KBSA the next generation

Swift Electrical commercial director Malcolm Scott talks about the appointment of a new national chairman for the KBSA

As the longest-serving elected officer of the Kitchen Bedroom and Bathroom Specialists Association, having worked with two CEOs and with five different national retail chairs, I feel uniquely qualified to make comment on the recent appointment of Richard Hibbert as national chairman.

Richard is young and bright and comes to the table with a wealth of new ideas. As managing director of KSL in Sudbury, Suffolk, he runs a successful kitchen studio business selling Beckermann, Stoneham and Mereway furniture with Miele and BSH appliances and Blanco sinks.

So, in many ways, Richard is typical of the retailers that he represents. However, being at the lower end of the age spectrum for proprietors, he comes from a generation that embraces social media, the web and all that is modern.

As an existing member of the KBSA board, Richard has seen the most sustained period of change within the KBSA for many years. Uwe Hanneck is continuing a bold programme of modernisation that has seen the removal of compulsory insurance and the reintegration of Renée Mascari and her NTG industry training schemes.

Richard has also had regular input into the development of the consumer-facing website, which is being redesigned to engage consumers more and to provide retailers with a stream of quality sales leads.

Over the past 10-plus years, Ruth Ward has done a great job as sales and marketing director at the KBSA, providing a degree of stability during difficult times. Her decision to move on to pastures new affords the opportunity to recruit a new director who can take the KBSA through the next 10 years of social media and rapid consumer purchasing changes.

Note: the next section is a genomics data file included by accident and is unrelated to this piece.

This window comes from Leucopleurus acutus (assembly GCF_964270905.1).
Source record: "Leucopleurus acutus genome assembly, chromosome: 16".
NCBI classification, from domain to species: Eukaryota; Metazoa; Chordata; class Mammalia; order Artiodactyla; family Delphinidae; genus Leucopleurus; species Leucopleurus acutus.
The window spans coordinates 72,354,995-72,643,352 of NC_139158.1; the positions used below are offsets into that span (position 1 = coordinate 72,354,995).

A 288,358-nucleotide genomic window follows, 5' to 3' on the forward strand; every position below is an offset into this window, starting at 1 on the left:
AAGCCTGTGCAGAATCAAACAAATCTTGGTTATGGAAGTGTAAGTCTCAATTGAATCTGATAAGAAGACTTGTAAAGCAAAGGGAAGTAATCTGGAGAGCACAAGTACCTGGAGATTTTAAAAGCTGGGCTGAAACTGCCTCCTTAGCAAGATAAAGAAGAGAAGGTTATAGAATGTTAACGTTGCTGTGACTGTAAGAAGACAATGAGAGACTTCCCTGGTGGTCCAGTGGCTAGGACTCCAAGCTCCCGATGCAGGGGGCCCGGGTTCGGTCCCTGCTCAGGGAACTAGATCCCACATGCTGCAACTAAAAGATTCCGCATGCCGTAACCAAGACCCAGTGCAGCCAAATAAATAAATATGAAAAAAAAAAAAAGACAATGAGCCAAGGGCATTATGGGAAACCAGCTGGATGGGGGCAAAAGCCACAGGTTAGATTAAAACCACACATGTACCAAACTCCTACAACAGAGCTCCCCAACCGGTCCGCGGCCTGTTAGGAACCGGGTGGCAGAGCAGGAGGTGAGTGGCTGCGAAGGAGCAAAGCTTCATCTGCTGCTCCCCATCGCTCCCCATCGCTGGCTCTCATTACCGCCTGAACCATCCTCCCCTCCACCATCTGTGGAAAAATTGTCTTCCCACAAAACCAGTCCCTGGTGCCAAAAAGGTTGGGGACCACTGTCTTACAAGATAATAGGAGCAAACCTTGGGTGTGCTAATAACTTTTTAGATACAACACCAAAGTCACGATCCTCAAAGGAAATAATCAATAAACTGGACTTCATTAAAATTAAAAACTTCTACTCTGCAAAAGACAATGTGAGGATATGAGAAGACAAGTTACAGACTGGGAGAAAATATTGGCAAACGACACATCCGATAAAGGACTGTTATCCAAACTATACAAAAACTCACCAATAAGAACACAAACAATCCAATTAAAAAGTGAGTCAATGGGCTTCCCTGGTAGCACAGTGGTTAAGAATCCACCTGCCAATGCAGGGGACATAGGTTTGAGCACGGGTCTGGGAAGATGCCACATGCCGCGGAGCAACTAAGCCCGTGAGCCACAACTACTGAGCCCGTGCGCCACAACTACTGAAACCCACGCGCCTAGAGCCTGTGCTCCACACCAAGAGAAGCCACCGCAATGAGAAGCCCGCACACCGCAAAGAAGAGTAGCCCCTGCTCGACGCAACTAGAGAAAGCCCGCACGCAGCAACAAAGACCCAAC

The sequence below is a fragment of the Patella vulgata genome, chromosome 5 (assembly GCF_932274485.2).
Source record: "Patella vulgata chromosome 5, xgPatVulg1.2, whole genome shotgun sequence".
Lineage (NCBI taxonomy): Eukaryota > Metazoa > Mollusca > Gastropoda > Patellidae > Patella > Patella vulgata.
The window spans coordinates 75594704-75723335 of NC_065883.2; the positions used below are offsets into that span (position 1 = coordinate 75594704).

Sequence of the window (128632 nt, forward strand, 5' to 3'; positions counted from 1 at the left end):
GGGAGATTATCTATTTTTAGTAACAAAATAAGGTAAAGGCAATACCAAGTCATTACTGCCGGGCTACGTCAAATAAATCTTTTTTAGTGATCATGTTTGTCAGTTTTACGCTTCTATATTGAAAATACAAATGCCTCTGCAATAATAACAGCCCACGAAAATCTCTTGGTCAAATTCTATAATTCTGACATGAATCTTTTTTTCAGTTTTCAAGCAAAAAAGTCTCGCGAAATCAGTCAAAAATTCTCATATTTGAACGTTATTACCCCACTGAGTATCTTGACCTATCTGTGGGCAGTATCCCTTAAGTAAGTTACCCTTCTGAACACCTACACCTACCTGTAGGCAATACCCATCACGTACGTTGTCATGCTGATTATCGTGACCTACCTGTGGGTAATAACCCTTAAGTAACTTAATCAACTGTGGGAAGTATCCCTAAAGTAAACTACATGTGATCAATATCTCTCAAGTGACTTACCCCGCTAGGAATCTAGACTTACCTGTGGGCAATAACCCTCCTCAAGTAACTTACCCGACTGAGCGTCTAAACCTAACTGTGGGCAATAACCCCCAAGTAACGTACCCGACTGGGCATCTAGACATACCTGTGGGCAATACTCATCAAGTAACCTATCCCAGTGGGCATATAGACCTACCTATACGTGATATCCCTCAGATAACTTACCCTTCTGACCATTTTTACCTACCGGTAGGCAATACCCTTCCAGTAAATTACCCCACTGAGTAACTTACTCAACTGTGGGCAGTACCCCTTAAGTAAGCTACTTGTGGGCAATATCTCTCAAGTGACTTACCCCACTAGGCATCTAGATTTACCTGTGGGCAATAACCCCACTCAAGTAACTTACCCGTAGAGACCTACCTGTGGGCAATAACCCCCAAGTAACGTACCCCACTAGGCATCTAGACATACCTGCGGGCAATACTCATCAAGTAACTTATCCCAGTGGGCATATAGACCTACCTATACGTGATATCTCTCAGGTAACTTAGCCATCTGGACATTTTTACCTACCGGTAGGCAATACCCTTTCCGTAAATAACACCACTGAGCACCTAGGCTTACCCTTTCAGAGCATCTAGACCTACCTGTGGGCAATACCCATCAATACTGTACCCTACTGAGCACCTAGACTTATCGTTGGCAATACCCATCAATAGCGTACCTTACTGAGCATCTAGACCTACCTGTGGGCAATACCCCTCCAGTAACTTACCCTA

On the wider issue of why anyone gives up their valuable time to work unpaid for a trade association, let me comment on some of the benefits that I personally have obtained in the hope of persuading one more ‘Richard’ to come forward and take up a regional chair post.

While I like to think I was given a good career, starting workplace training as a management apprentice for the Wolseley Group, being part of the KBSA has enabled me to personally develop with more than 20 public-speaking engagements and over 30 board meetings, plus the opportunity to represent the association at the AGM of two other trade associations, as well as at trade shows in Milan and Berlin.

As an employee of an appliance and sink distributor, the extra knowledge that my association with the KBSA has provided has been invaluable to my employer, with regular visits to three furniture manufacturers and regular dialogue with associated businesses, such as solid surface manufacturers – all of which has greatly improved my knowledge of the sector.

Joining a trade association, and more importantly, getting involved in a trade association, can provide very real benefits for your employer or your own business, but the involvement can also provide the opportunity to develop your own personal interests and skills.

Trade associations provide the perfect venue for family-owned businesses to allow younger members of the family to gain exposure to all parts of the industry and like-minded business people.

Get involved and see how rewarding it can be.

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